“Brand is important on the tablet. Whether an app comes from “a news organization I like” is as prevalent a factor in the decision to download an app as is low cost. Liking the news organization is a major factor for 84% of those who have apps. In addition, among both app and browser respondents surveyed about their behavior over the last seven days, the most common way by far to get news headlines was by going directly to a news organization’s content.”

Targeted apps

“Fully 90% of app users went directly to the app of a specific news organization, compared with 36% that went to some sort of aggregator app like Pulse. And, 81% of those who went through their browser accessed news headlines via a direct news website, compared with 68% who went through a search engine and about a third (35%) that went through a social network.”

Substitution

“Substitution is already occurring to large degrees. Fully 90% of tablet news users now consume news on the tablet that they used to get access in other ways. The greatest substitution is occurring with news that people used to get from their desktop computer.

“Eight-in-ten tablet news users say they now get news on their tablet that they used to get online from their laptop or desktop computer. Fewer respondents, although still a majority, say the tablet takes the place of what they used to get from a print newspaper or magazine (59%) or as a substitute for television news (57%).”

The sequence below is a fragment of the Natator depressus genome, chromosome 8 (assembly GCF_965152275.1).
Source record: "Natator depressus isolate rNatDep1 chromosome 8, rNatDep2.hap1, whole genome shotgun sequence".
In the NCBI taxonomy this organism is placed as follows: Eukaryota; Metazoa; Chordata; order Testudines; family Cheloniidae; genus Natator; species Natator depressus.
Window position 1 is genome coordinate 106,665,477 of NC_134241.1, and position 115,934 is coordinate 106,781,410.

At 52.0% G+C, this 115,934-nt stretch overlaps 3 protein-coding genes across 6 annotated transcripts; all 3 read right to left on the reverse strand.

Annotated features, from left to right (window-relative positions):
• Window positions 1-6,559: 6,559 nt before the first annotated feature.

What’s read

“Incidental news reading is prevalent on the tablet. Nearly nine-in-ten (88%) of those who read long articles in the last seven days ended up reading articles they were not initially seeking out. In addition, 41% went back and read past articles or saved articles for future reading.

“Those who rely mainly on apps for news, 21% of all tablet news users, represent a kind of power news consumer. Close to half of this group say they now spend more time getting news than they did before they had their tablet (43%). That is more than twice the rate of those who mainly go through a browser (19%). App users are also more than three times as likely as browser news users to regularly get news from new sources they did not turn to before they had their tablet (58% versus 16% for browser users).”

Sharing news

“Word of mouth is a key component of tablet news sharing. Fully 85% of those who get news on their tablets said they had talked with someone about a long article they had read there. This is more than twice the percentage who say they had shared articles electronically. Some 41% of tablet news users say they share news through email or social networking at least sometimes. And when a select group was asked specifically about their behavior in the last seven days, again about four in ten say they had shared news content through social networking sites or email.”

Apple dominates

“When it comes to ownership, many see the tablet computer as more of a household device to share than as a strictly personal one. Half of those with a tablet share it with other members of the household. And the iPad still dominates the market-81% of tablet owners in this survey own the Apple product.”

The study was conducted on landlines and cell phones from June 30 to July 31 among 5,014 adults in the U.S.